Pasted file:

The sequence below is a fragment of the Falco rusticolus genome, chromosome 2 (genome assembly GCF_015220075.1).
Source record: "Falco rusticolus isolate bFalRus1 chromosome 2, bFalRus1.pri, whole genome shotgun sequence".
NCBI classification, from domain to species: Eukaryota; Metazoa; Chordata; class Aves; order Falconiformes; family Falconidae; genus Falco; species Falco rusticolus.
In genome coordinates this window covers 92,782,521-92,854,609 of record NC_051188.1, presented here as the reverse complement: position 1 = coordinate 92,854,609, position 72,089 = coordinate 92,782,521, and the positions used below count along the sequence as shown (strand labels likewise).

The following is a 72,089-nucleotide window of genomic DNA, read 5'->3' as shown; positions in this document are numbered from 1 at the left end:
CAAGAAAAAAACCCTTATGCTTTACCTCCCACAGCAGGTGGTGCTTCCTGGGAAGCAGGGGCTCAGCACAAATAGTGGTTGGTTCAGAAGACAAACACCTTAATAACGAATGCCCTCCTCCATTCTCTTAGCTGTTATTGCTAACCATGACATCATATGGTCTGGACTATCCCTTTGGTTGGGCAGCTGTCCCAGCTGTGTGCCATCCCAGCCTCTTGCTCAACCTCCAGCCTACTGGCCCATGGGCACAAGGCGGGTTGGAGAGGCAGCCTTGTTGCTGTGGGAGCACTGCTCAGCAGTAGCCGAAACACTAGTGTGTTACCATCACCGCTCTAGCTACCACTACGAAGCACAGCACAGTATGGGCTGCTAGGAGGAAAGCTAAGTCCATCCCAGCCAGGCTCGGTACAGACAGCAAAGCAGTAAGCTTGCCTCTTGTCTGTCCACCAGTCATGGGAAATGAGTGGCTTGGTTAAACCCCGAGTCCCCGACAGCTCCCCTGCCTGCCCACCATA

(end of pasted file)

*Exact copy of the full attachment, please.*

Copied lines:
The sequence below is a fragment of the Falco rusticolus genome, chromosome 2 (genome assembly GCF_015220075.1).
Source record: "Falco rusticolus isolate bFalRus1 chromosome 2, bFalRus1.pri, whole genome shotgun sequence".
NCBI classification, from domain to species: Eukaryota; Metazoa; Chordata; class Aves; order Falconiformes; family Falconidae; genus Falco; species Falco rusticolus.
In genome coordinates this window covers 92,782,521-92,854,609 of record NC_051188.1, presented here as the reverse complement: position 1 = coordinate 92,854,609, position 72,089 = coordinate 92,782,521, and the positions used below count along the sequence as shown (strand labels likewise).

The following is a 72,089-nucleotide window of genomic DNA, read 5'->3' as shown; positions in this document are numbered from 1 at the left end:
CAAGAAAAAAACCCTTATGCTTTACCTCCCACAGCAGGTGGTGCTTCCTGGGAAGCAGGGGCTCAGCACAAATAGTGGTTGGTTCAGAAGACAAACACCTTAATAACGAATGCCCTCCTCCATTCTCTTAGCTGTTATTGCTAACCATGACATCATATGGTCTGGACTATCCCTTTGGTTGGGCAGCTGTCCCAGCTGTGTGCCATCCCAGCCTCTTGCTCAACCTCCAGCCTACTGGCCCATGGGCACAAGGCGGGTTGGAGAGGCAGCCTTGTTGCTGTGGGAGCACTGCTCAGCAGTAGCCGAAACACTAGTGTGTTACCATCACCGCTCTAGCTACCACTACGAAGCACAGCACAGTATGGGCTGCTAGGAGGAAAGCTAAGTCCATCCCAGCCAGGCTCGGTACAGACAGCAAAGCAGTAAGCTTGCCTCTTGTCTGTCCACCAGTCATGGGAAATGAGTGGCTTGGTTAAACCCCGAGTCCCCGACAGCTCCCCTGCCTGCCCACCATA